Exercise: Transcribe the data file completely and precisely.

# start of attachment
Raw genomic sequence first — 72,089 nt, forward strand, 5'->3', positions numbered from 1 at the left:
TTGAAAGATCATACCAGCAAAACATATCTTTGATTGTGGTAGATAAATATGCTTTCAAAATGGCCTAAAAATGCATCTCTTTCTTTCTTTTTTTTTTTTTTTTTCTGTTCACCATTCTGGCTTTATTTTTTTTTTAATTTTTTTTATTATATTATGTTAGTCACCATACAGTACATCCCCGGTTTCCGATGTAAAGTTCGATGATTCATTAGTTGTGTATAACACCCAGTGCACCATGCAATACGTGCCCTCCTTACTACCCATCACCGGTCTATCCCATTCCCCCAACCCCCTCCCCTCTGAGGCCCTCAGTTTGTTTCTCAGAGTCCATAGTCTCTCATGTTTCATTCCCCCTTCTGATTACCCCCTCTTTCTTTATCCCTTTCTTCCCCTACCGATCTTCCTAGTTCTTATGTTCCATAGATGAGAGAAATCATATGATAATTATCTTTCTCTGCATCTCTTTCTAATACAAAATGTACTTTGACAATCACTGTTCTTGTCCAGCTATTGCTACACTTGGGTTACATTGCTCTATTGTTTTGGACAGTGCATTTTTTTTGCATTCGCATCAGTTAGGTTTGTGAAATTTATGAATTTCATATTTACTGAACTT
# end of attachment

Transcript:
Raw genomic sequence first — 72,089 nt, forward strand, 5'->3', positions numbered from 1 at the left:
TTGAAAGATCATACCAGCAAAACATATCTTTGATTGTGGTAGATAAATATGCTTTCAAAATGGCCTAAAAATGCATCTCTTTCTTTCTTTTTTTTTTTTTTTTTCTGTTCACCATTCTGGCTTTATTTTTTTTTTAATTTTTTTTATTATATTATGTTAGTCACCATACAGTACATCCCCGGTTTCCGATGTAAAGTTCGATGATTCATTAGTTGTGTATAACACCCAGTGCACCATGCAATACGTGCCCTCCTTACTACCCATCACCGGTCTATCCCATTCCCCCAACCCCCTCCCCTCTGAGGCCCTCAGTTTGTTTCTCAGAGTCCATAGTCTCTCATGTTTCATTCCCCCTTCTGATTACCCCCTCTTTCTTTATCCCTTTCTTCCCCTACCGATCTTCCTAGTTCTTATGTTCCATAGATGAGAGAAATCATATGATAATTATCTTTCTCTGCATCTCTTTCTAATACAAAATGTACTTTGACAATCACTGTTCTTGTCCAGCTATTGCTACACTTGGGTTACATTGCTCTATTGTTTTGGACAGTGCATTTTTTTTGCATTCGCATCAGTTAGGTTTGTGAAATTTATGAATTTCATATTTACTGAACTT